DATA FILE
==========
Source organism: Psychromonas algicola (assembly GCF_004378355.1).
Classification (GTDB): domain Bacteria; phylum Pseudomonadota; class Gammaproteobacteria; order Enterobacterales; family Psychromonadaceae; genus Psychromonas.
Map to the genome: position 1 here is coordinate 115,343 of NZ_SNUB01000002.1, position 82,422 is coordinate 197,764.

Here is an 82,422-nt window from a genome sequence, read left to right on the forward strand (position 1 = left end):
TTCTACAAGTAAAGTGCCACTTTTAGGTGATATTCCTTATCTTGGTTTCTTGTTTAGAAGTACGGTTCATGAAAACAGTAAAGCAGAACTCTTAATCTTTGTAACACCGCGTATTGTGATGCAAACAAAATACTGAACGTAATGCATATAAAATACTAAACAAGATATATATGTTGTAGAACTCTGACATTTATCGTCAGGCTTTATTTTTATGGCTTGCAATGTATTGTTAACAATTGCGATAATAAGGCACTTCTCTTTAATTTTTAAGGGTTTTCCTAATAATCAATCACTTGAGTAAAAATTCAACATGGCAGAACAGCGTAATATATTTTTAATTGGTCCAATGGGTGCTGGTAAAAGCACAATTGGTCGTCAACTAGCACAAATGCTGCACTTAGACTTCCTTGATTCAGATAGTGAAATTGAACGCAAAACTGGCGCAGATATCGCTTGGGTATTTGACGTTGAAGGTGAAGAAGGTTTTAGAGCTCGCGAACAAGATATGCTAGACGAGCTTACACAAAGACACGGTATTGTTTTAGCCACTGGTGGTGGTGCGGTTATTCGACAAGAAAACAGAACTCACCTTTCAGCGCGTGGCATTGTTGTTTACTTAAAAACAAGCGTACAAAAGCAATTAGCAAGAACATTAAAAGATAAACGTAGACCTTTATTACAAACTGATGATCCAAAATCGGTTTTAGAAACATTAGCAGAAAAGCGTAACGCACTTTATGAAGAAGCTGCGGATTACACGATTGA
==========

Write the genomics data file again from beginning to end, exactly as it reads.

Source organism: Psychromonas algicola (assembly GCF_004378355.1).
Classification (GTDB): domain Bacteria; phylum Pseudomonadota; class Gammaproteobacteria; order Enterobacterales; family Psychromonadaceae; genus Psychromonas.
Map to the genome: position 1 here is coordinate 115,343 of NZ_SNUB01000002.1, position 82,422 is coordinate 197,764.

Here is an 82,422-nt window from a genome sequence, read left to right on the forward strand (position 1 = left end):
TTCTACAAGTAAAGTGCCACTTTTAGGTGATATTCCTTATCTTGGTTTCTTGTTTAGAAGTACGGTTCATGAAAACAGTAAAGCAGAACTCTTAATCTTTGTAACACCGCGTATTGTGATGCAAACAAAATACTGAACGTAATGCATATAAAATACTAAACAAGATATATATGTTGTAGAACTCTGACATTTATCGTCAGGCTTTATTTTTATGGCTTGCAATGTATTGTTAACAATTGCGATAATAAGGCACTTCTCTTTAATTTTTAAGGGTTTTCCTAATAATCAATCACTTGAGTAAAAATTCAACATGGCAGAACAGCGTAATATATTTTTAATTGGTCCAATGGGTGCTGGTAAAAGCACAATTGGTCGTCAACTAGCACAAATGCTGCACTTAGACTTCCTTGATTCAGATAGTGAAATTGAACGCAAAACTGGCGCAGATATCGCTTGGGTATTTGACGTTGAAGGTGAAGAAGGTTTTAGAGCTCGCGAACAAGATATGCTAGACGAGCTTACACAAAGACACGGTATTGTTTTAGCCACTGGTGGTGGTGCGGTTATTCGACAAGAAAACAGAACTCACCTTTCAGCGCGTGGCATTGTTGTTTACTTAAAAACAAGCGTACAAAAGCAATTAGCAAGAACATTAAAAGATAAACGTAGACCTTTATTACAAACTGATGATCCAAAATCGGTTTTAGAAACATTAGCAGAAAAGCGTAACGCACTTTATGAAGAAGCTGCGGATTACACGATTGA